Current research postulates that the banners were embroidered or painted both by family members and by professional Torah scribes. This would also explain why the quality of the illustrations differs so widely. The objects in the DHM collection also reveal that both inexperienced and professional embroiderers participated in the illustration of the banners.

The blessings on the Torah banners are read – and embroidered – from right to left. Thus it could happen that the embroiderer had misjudged the length of the strip of cloth that was available and had to reduce the space between the individual letters in order to fit the whole blessing in. In the present case, a word, the adjective “good” [deeds], is missing at the end of the banner. That this was actually due to a wrong assessment of the available length is rather unlikely in view of the carefully arranged letters. The reason probably has to do with the 245-year-old history of the object’s transmission to us that lies behind the banner dedicated to Chaijim Me’ir.

The donation of Torah banners for the circumcision ceremony began in the 16th century. After the First World War it was no longer common and hardly exists today. Individual attempts to revive the practice of donating banners –for girls as well – have not been successful.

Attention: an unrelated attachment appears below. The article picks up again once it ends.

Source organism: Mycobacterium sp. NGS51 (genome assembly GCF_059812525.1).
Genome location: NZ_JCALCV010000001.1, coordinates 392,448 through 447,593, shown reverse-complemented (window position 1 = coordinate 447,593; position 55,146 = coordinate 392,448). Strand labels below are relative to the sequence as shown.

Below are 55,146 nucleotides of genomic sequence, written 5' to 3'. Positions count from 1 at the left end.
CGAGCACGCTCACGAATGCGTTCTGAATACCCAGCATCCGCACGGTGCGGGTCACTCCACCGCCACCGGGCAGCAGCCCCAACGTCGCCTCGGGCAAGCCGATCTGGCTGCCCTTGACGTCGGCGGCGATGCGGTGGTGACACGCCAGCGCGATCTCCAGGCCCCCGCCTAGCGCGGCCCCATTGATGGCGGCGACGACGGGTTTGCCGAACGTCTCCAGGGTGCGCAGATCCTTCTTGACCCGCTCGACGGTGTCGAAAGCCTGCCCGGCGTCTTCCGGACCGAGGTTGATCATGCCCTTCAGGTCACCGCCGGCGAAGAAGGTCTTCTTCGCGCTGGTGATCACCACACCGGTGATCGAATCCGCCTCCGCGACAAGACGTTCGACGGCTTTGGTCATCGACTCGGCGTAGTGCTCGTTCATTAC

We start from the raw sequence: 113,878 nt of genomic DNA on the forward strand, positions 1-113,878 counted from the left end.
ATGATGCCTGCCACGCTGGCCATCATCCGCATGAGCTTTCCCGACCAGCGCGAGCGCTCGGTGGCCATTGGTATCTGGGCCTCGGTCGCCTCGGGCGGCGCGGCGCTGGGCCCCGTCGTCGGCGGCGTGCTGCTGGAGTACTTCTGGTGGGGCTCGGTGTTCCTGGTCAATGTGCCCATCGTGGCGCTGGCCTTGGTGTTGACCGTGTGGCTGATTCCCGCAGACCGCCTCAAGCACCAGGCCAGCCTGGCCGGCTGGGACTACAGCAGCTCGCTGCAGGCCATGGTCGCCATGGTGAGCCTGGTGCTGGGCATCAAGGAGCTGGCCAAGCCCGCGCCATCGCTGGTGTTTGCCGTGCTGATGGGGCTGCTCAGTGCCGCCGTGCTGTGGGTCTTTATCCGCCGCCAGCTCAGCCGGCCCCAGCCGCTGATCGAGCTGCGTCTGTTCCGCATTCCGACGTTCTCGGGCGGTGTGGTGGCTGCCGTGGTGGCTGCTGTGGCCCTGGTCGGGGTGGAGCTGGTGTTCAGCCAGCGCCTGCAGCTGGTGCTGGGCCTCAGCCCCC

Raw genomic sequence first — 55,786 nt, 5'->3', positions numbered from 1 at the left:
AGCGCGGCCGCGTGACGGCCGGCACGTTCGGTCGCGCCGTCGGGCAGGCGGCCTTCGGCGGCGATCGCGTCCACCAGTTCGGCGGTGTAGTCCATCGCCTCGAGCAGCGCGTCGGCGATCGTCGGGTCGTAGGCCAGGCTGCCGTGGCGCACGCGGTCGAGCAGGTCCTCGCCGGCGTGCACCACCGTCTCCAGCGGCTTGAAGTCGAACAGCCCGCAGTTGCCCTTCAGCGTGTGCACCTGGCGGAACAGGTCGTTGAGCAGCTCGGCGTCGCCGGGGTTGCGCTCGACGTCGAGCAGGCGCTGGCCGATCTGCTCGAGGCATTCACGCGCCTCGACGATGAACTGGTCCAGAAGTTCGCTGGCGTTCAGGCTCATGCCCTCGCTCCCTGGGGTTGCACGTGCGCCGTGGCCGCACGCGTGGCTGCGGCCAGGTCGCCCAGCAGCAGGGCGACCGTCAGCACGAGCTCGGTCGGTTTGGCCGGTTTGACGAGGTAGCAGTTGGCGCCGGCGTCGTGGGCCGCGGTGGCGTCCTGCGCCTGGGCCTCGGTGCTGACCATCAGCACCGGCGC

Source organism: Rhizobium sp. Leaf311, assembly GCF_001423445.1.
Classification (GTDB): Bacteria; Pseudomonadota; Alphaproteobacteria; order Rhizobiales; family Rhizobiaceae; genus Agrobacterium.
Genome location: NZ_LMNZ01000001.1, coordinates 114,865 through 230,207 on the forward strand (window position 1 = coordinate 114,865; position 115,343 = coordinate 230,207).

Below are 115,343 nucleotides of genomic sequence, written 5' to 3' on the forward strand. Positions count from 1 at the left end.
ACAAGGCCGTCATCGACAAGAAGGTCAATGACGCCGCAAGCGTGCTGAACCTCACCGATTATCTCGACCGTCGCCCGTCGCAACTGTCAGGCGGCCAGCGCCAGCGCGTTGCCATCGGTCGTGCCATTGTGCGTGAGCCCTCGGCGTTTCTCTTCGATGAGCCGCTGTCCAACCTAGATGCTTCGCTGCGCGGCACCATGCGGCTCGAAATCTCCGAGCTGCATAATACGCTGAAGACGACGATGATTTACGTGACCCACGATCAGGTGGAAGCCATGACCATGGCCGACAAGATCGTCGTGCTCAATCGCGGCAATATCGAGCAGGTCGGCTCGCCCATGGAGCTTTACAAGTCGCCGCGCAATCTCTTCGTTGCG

Romantic Idyll or Dialogue of Religions? Questions about a reproduction of Eduard Bendemann’s “Two Girls at the Well” (1833)

by Wolfgang Cortjaens

“The certificate of baptism is the entrée billet to European culture,” commented Heinrich Heine in 1830, mockingly as usual, on the possibilities of advancement connected with conversion from Judaism to Christianity in his epoch. The bonmot can easily be applied to the Jewish-born history and portrait painter Eduard Bendemann (1811–1889). He is the creator of the original of this copperplate engraving, which belongs to the collections of the Deutsches Historisches Museum. His parents, the banker Anton Heinrich Bendemann (born Aaron Hirsch Bendix, 1775–1866) and Fanny Eleonore Bendemann (1778–1857), a daughter of the banker Joel Samuel from Halle, had converted to Protestantism before the birth of their children, who were baptised and confirmed in the Christian faith. The legal and economic advantages that came with this conversion, but especially his talent and his good connections with Berlin cultural circles – Bendemann was the son-in-law of the sculptor and Academy director Johann Gottfried Schadow – smoothed his way to the top: first as student of Wilhelm Schadow at the then internationally highly regarded Düsseldorf Art Academy, which he headed as director from 1859 on; previously, he had taught for 20 years as professor at the Dresden Academy.